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UK’s first Collaborating Centre designated by IAEA celebrates key milestone

The National Nuclear Laboratory (NNL) was formally designated as the UK’s first Collaborating Centre by the International Atomic Energy Agency (IAEA) in September 2020.

As the first global hub of expertise on advanced fuel cycle science anywhere in the world, the Collaborating Centre is making an essential contribution to realising the vital role advanced nuclear technologies (ANTs) play in achieving net zero carbon emissions by 2050.

The IAEA Collaborating Centre is an IAEA member state institution, which focuses on research, development and training. It has been designated by the IAEA to support their programmatic activities by implementing an agreed work plan. The Collaborating Centre scheme assists the IAEA in achieving its objective of promoting the peaceful use of nuclear technology worldwide and helps member states strive towards achieving the targets identified in the United Nations’ Sustainable Development Goals.

Through the centre located at Preston, the IAEA and NNL have collaborated on a range of exciting topics relating to the development of advanced fuels and fuel cycles, which are required to power the reactors of the future. This is whilst supporting the development of the next generation of global experts. Activity undertaken over the last 12 months has placed particular emphasis on subject matter expert knowledge exchange, technological software, and online learning capabilities to inspire the next generation of nuclear scientists.

Project highlights

NNL and IAEA modelling and simulation teams implemented a benchmark exercise to compare the results of NNL’s ORION fuel cycle analysis software, and IAEA’s Nuclear Fuel Cycle Simulation System (NFCSS). Via the Collaborating Centre, NNL and IAEA are continuing to work together to develop, benchmark and publicise the software, disseminate its benefits, and train users.

As member states consider the role of advanced fuel cycles, modelling the corresponding flow of materials, their transmutation, and the production of fission products in this process will be essential to understand the inputs and the implications on the management of the outputs from a given scenario. Achieved by using software like NFCSS and ORION, the technology will help answer important questions, for example in relation to uranium levels, radiotoxicity of our waste, and how much decay heat will be generated.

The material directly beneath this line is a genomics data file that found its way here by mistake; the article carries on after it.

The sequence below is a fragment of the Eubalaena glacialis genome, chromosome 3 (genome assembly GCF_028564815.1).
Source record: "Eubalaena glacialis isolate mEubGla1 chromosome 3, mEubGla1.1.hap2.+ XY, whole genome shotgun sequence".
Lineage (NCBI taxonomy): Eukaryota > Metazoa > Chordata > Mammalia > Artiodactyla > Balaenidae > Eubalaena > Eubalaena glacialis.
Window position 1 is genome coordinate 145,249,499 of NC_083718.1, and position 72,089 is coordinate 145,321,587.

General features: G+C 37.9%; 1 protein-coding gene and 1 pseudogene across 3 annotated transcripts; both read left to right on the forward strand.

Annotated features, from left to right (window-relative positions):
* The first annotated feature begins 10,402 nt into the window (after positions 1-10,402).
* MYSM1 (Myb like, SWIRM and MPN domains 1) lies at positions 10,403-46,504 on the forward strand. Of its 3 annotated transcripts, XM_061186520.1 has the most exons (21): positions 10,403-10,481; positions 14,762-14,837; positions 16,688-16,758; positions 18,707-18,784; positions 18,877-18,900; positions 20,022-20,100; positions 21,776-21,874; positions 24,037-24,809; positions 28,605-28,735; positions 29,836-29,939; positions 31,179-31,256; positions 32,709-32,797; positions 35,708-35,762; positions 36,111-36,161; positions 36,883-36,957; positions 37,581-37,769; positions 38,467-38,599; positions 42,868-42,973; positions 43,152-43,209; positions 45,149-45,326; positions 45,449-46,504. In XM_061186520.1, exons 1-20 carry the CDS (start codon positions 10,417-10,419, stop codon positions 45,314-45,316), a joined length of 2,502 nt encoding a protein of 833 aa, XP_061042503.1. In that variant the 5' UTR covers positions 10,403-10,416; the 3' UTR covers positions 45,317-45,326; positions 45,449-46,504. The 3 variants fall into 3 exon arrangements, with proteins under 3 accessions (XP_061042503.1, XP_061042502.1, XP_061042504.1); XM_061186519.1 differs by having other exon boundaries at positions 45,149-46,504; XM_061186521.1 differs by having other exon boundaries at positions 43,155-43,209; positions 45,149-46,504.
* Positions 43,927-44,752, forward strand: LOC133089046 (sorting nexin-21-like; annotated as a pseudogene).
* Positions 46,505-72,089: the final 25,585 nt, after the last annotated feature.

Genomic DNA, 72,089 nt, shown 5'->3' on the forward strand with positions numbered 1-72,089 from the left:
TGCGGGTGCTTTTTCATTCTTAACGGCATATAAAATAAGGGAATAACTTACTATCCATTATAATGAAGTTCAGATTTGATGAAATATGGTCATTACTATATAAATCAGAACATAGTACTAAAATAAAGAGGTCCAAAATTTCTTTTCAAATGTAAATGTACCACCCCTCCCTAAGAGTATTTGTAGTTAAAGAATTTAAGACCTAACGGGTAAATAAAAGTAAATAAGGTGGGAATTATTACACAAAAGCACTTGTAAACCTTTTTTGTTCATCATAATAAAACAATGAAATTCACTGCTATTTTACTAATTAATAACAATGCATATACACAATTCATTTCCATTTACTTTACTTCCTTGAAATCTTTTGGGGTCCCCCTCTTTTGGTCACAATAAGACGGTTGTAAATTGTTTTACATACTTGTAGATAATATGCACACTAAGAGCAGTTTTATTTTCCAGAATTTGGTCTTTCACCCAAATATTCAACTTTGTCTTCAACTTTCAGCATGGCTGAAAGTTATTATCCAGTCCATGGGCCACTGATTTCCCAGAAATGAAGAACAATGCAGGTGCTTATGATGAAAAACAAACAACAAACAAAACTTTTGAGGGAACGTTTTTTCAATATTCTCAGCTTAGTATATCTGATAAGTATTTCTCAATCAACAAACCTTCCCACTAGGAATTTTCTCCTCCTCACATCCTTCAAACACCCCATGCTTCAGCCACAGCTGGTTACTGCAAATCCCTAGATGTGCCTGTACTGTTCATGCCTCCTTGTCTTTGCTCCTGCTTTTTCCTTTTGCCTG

This collaboration may prove particularly valuable to those member states considering the adoption of nuclear technology as part of their clean energy transition, providing an easy to use tool to complete assessments of the implications of a range of energy scenarios and fuel cycles.

The centre’s eLearning workstream has conducted joint workshops to develop and deliver online learning content on fast reactor fuel cycles, bringing together the UK’s extensive experience and utilising IAEA’s eLearning platform. To date, specific content has been produced for an overarching eLearning module focussed on fast reactor fuel cycles and remaining challenges to deployment, targeted at early career individuals at NNL and the IAEA.


Centre subject matter expert, Nick Barron, Technology Manager at NNL was appointed to the International Scientific Programme Committee that is preparing the upcoming IAEA Conference on Fast Reactors & Related Fuel Cycles: Sustainable Clean Energy for the Future. He subsequently received a nomination to chair the knowledge management session at this event. During the conference, the Collaborating Centre will present a joint abstract introducing delegates to the fast reactors and their fuel cycles eLearning material.

To find out more about the International Conference on Fast Reactors and Related Fuel Cycles: Sustainable Clean Energy for the Future (FR22), visit: https://www.iaea.org/events/fr22


During the summer, the centre contributed to the development of a curriculum map on eLearning material on ‘Nuclear Fuel Engineering, Fabrication and Behaviour’ and is developing additional materials on topics such as advanced nuclear fuel for Thermal Reactors. The development of engaging eLearning material is a vital resource to develop the next generation of subject matter experts, with activities linking to decades of knowledge that otherwise would not have been accessible.

Dr Rob Whittleston, Director of International Engagement, Security and Non-Proliferation

at the National Nuclear Laboratry and NNL’s Director of the Collaborating Centre, said:

“Despite the restraints of launching during pandemic, the Collaborating Centre has already achieved so much and will continue to make an increasing contribution. It has created a vibrant community of experts, continuing to build on decades of successful interaction between NNL and the IAEA.

“I have no doubt that it will prove to be an essential resource for educating the next generation and supporting the delivery of the IAEA’s mission. As such we are committed to building on this early success, broadening our interaction to include other UK partners that will enable us to draw on leading nuclear scientific expertise anywhere in the country. I look forward to the next 12 months and progressing our collaboration that is vital to facilitating a global low carbon energy transition.”